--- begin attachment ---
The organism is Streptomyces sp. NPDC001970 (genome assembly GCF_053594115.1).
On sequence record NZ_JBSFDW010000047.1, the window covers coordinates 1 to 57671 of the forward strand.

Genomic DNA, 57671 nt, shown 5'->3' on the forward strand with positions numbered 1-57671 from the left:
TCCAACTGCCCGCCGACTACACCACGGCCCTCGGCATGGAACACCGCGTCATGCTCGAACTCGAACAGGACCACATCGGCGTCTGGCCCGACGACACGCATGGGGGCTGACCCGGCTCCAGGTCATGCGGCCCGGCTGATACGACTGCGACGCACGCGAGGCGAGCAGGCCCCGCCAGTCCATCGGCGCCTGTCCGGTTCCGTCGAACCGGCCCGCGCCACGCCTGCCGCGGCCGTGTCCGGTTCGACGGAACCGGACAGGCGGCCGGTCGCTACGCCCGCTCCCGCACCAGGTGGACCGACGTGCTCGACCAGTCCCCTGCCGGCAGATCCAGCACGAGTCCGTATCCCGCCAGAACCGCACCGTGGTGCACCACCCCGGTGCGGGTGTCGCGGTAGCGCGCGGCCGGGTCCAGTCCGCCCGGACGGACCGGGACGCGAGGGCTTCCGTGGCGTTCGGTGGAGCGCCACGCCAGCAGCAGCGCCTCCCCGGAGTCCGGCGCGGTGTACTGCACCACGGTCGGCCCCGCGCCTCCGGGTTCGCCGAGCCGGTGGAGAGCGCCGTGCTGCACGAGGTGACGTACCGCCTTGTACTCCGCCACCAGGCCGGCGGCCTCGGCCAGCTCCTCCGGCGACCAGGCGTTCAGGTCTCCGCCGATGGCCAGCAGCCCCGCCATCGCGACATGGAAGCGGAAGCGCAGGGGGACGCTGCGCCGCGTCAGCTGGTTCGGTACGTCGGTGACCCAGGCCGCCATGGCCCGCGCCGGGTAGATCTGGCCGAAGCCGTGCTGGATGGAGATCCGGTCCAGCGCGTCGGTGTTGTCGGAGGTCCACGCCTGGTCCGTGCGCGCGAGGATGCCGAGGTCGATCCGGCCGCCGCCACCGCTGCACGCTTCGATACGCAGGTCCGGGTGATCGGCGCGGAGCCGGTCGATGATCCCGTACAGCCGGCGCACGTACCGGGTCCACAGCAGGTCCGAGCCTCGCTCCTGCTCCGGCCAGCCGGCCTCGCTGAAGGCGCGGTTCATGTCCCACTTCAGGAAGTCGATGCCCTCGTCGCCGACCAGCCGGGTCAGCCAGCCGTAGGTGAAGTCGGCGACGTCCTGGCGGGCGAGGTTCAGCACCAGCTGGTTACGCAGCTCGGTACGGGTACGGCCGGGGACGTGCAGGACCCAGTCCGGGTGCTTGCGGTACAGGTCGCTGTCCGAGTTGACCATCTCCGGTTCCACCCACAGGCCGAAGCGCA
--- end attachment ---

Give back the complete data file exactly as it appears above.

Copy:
The organism is Streptomyces sp. NPDC001970 (genome assembly GCF_053594115.1).
On sequence record NZ_JBSFDW010000047.1, the window covers coordinates 1 to 57671 of the forward strand.

Genomic DNA, 57671 nt, shown 5'->3' on the forward strand with positions numbered 1-57671 from the left:
TCCAACTGCCCGCCGACTACACCACGGCCCTCGGCATGGAACACCGCGTCATGCTCGAACTCGAACAGGACCACATCGGCGTCTGGCCCGACGACACGCATGGGGGCTGACCCGGCTCCAGGTCATGCGGCCCGGCTGATACGACTGCGACGCACGCGAGGCGAGCAGGCCCCGCCAGTCCATCGGCGCCTGTCCGGTTCCGTCGAACCGGCCCGCGCCACGCCTGCCGCGGCCGTGTCCGGTTCGACGGAACCGGACAGGCGGCCGGTCGCTACGCCCGCTCCCGCACCAGGTGGACCGACGTGCTCGACCAGTCCCCTGCCGGCAGATCCAGCACGAGTCCGTATCCCGCCAGAACCGCACCGTGGTGCACCACCCCGGTGCGGGTGTCGCGGTAGCGCGCGGCCGGGTCCAGTCCGCCCGGACGGACCGGGACGCGAGGGCTTCCGTGGCGTTCGGTGGAGCGCCACGCCAGCAGCAGCGCCTCCCCGGAGTCCGGCGCGGTGTACTGCACCACGGTCGGCCCCGCGCCTCCGGGTTCGCCGAGCCGGTGGAGAGCGCCGTGCTGCACGAGGTGACGTACCGCCTTGTACTCCGCCACCAGGCCGGCGGCCTCGGCCAGCTCCTCCGGCGACCAGGCGTTCAGGTCTCCGCCGATGGCCAGCAGCCCCGCCATCGCGACATGGAAGCGGAAGCGCAGGGGGACGCTGCGCCGCGTCAGCTGGTTCGGTACGTCGGTGACCCAGGCCGCCATGGCCCGCGCCGGGTAGATCTGGCCGAAGCCGTGCTGGATGGAGATCCGGTCCAGCGCGTCGGTGTTGTCGGAGGTCCACGCCTGGTCCGTGCGCGCGAGGATGCCGAGGTCGATCCGGCCGCCGCCACCGCTGCACGCTTCGATACGCAGGTCCGGGTGATCGGCGCGGAGCCGGTCGATGATCCCGTACAGCCGGCGCACGTACCGGGTCCACAGCAGGTCCGAGCCTCGCTCCTGCTCCGGCCAGCCGGCCTCGCTGAAGGCGCGGTTCATGTCCCACTTCAGGAAGTCGATGCCCTCGTCGCCGACCAGCCGGGTCAGCCAGCCGTAGGTGAAGTCGGCGACGTCCTGGCGGGCGAGGTTCAGCACCAGCTGGTTACGCAGCTCGGTACGGGTACGGCCGGGGACGTGCAGGACCCAGTCCGGGTGCTTGCGGTACAGGTCGCTGTCCGAGTTGACCATCTCCGGTTCCACCCACAGGCCGAAGCGCA